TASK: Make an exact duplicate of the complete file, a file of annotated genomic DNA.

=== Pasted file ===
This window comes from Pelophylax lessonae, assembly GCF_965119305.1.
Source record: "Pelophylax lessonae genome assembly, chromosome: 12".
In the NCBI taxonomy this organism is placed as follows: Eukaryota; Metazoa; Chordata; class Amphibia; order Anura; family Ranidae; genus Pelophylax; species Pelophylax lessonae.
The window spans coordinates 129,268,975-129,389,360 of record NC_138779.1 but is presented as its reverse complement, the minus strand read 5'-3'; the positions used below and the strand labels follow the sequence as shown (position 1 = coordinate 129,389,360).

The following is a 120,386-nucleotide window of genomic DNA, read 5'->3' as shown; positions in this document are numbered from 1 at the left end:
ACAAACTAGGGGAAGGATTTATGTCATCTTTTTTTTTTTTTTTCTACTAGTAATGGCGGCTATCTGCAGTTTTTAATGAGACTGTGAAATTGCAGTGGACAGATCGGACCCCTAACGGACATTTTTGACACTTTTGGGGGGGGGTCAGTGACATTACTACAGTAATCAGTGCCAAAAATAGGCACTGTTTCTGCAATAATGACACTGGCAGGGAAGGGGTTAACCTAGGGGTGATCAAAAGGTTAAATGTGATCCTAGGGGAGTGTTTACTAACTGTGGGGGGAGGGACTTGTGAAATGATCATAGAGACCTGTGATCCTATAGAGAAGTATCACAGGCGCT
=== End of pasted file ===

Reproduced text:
This window comes from Pelophylax lessonae, assembly GCF_965119305.1.
Source record: "Pelophylax lessonae genome assembly, chromosome: 12".
In the NCBI taxonomy this organism is placed as follows: Eukaryota; Metazoa; Chordata; class Amphibia; order Anura; family Ranidae; genus Pelophylax; species Pelophylax lessonae.
The window spans coordinates 129,268,975-129,389,360 of record NC_138779.1 but is presented as its reverse complement, the minus strand read 5'-3'; the positions used below and the strand labels follow the sequence as shown (position 1 = coordinate 129,389,360).

The following is a 120,386-nucleotide window of genomic DNA, read 5'->3' as shown; positions in this document are numbered from 1 at the left end:
ACAAACTAGGGGAAGGATTTATGTCATCTTTTTTTTTTTTTTTCTACTAGTAATGGCGGCTATCTGCAGTTTTTAATGAGACTGTGAAATTGCAGTGGACAGATCGGACCCCTAACGGACATTTTTGACACTTTTGGGGGGGGGTCAGTGACATTACTACAGTAATCAGTGCCAAAAATAGGCACTGTTTCTGCAATAATGACACTGGCAGGGAAGGGGTTAACCTAGGGGTGATCAAAAGGTTAAATGTGATCCTAGGGGAGTGTTTACTAACTGTGGGGGGAGGGACTTGTGAAATGATCATAGAGACCTGTGATCCTATAGAGAAGTATCACAGGCGCT